Tuesday, June 15, 2021

Hearing from State Senator Passidomo



 

Those at the May 3 meeting of the Marco Island City Council would first hear from a tired but upbeat State Senator Kathleen Passidomo who represents the 28th District in the Florida State Senate, which includes Collier, Hendry and a part of Lee County. 

Passidomo was pleased to announce the progress of one of the financial grants that lobbyist Ron Book had sought on behalf of Marco Island.  The funds sought would be used to partially fund the installation of culverts under San Marco Road, in order to connect tidal flushing between the north and south segments of the island. State Senator Passidomo and State Representative Bob Rommel shepherded this matter through their respective committees, and it had successfully made it to the governor’s desk. 

She also reported that Everglades City will receive a $4 million grant to rebuild their failing wastewater treatment facility. 

Bills that would have affected home rule in local communities never saw the light of day, but Passidomo was still supportive of the measures and defended her support of that legislation. “I tried to make a bad bill better,” she said.  

Passidomo was still in Tallahassee and appeared before via Zoom. She received high marks from councilors for her communication and work behind the scenes during this session of the legislature, which ended last Friday.

 



Veterans’ Community Park Inches Forward 

The plans for the buildout of the long-stalled Veterans’ Community Park project moved forward toward a final resolution on Monday evening. However, it was not without some opposition, as a few residents came forward and requested a referendum on the long-awaited project. 

In 2000, the city acquired the property (previously known as the Glon property). After nearly ten years following its initial purchase, and with public pressure mounting, city council created an initial master plan for its use. This was accomplished through a collaborative effort by city staff and a council-appointed committee of residents, with the assistance of Kimley-Horn and Associates of Sarasota, Florida. The result was the creation of the Official Master Plan for Veterans’ Community Park, developed with considerable citizen input.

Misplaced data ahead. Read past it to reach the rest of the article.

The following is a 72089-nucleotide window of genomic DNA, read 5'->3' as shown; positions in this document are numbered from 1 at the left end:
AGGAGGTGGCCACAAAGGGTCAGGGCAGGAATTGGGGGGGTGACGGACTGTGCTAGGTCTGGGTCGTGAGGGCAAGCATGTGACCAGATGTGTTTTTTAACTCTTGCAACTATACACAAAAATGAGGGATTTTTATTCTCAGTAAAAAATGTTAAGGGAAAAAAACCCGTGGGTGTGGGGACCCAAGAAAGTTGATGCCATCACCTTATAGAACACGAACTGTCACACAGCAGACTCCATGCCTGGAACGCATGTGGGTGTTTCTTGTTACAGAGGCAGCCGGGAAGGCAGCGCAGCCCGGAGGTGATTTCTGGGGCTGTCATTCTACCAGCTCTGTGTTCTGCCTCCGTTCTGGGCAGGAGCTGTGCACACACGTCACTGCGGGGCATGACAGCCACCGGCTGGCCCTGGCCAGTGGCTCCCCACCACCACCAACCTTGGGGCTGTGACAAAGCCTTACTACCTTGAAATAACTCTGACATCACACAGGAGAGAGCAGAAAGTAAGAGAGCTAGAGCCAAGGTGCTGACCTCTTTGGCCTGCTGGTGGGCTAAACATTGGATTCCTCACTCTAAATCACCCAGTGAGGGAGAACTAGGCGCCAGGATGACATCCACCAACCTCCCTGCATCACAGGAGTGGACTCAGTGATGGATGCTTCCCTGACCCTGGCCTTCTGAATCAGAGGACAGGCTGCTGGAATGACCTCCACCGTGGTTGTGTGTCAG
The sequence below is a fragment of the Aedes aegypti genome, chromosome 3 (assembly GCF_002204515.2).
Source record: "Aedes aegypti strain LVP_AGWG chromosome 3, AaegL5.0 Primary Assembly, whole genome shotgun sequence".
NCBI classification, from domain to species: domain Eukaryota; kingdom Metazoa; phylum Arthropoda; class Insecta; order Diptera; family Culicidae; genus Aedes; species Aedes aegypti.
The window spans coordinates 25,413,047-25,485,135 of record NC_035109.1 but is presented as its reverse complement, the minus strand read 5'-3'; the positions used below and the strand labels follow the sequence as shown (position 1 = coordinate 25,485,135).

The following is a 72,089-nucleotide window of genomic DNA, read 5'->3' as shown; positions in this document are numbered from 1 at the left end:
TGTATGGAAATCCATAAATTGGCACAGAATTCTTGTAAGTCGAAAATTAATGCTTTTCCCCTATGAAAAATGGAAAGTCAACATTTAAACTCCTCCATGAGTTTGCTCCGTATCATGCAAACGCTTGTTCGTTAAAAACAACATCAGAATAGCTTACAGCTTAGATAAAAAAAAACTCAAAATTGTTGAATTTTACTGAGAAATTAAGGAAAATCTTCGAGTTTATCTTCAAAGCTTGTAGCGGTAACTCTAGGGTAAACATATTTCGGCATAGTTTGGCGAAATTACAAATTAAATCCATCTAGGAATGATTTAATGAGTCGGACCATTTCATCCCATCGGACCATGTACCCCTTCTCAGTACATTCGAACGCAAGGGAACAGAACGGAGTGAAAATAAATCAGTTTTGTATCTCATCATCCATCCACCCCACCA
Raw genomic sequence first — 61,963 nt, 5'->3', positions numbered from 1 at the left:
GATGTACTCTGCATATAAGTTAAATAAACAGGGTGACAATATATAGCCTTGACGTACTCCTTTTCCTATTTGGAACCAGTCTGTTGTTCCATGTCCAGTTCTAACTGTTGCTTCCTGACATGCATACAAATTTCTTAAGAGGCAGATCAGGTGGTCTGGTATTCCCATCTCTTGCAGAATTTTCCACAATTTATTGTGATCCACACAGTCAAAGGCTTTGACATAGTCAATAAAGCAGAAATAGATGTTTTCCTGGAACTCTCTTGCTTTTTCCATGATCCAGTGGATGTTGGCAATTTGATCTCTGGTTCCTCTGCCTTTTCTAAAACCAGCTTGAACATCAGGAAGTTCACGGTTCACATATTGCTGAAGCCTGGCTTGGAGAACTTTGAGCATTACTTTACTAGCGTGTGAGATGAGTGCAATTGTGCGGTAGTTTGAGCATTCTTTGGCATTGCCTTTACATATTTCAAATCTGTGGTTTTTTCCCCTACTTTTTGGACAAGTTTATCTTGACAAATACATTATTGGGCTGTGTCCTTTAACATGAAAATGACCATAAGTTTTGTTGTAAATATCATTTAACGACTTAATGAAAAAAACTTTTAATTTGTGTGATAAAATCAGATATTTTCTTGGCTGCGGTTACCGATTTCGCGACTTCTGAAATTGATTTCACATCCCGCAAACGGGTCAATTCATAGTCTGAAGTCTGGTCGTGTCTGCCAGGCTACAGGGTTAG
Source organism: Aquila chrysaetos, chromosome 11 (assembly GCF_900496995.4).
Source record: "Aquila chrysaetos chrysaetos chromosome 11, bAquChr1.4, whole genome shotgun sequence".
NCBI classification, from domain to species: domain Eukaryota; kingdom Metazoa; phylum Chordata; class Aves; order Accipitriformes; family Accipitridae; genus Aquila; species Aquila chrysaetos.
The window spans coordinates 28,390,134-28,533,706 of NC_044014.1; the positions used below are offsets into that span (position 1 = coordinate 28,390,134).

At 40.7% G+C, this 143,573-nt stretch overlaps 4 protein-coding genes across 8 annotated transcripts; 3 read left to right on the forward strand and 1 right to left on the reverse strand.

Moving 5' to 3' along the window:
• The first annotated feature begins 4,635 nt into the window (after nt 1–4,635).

In 2019, a second look at that initial conceptual plan was undertaken. At the time, some residents questioned why the city would spend another $100,000 for a second look, feeling that it wasted both time and valuable resources. Despite this, once again, a contract was awarded to Kimley-Horn. Kimley-Horn worked with city staff, kept the Parks and Recreation Advisory Committee informed, and held public meetings to get additional community input. This resulted in few changes to the initial plans from a decade prior. 

Over the last several months, council has inched the project forward, and their consultant has created an approximately 90% cost estimate on the project. On Monday evening, the Parks and Recreation Advisory Committee brought forward a list of items they wanted to see revisited or changed. The additions recommended would add approximately $250,000 to the cost of the project. Council agreed to those suggestions, which pushed the plan’s 90% value to $10,700,000. Manhattan Construction still has to come in with a final 100% cost-not-to-exceed number so council can do a final vote. 

Some resistance to the expense of the project has been bubbling up within the community, with thoughts that the numbers may be too high and the potential usage would not support the expense. However, it was former Councilor Howard Reed who made an impassioned presentation which supported the project, saying it has been delayed too long already. 

Former Planning Board member Ed Issler, who lives near the park, complained about the placement of the amphitheater, citing the impact it will have on neighbors and their quality of life. At least two other members of the public came forward to question the cost and suggested that a referendum be held to make a final decision on the future of the property. 

In the end, council approved the changes suggested by the Parks and Recreation Advisory Committee and the project took another step toward what appears to be a final approval. 

The next council meeting will be on May 17 at 5:30 pm. 

 


 

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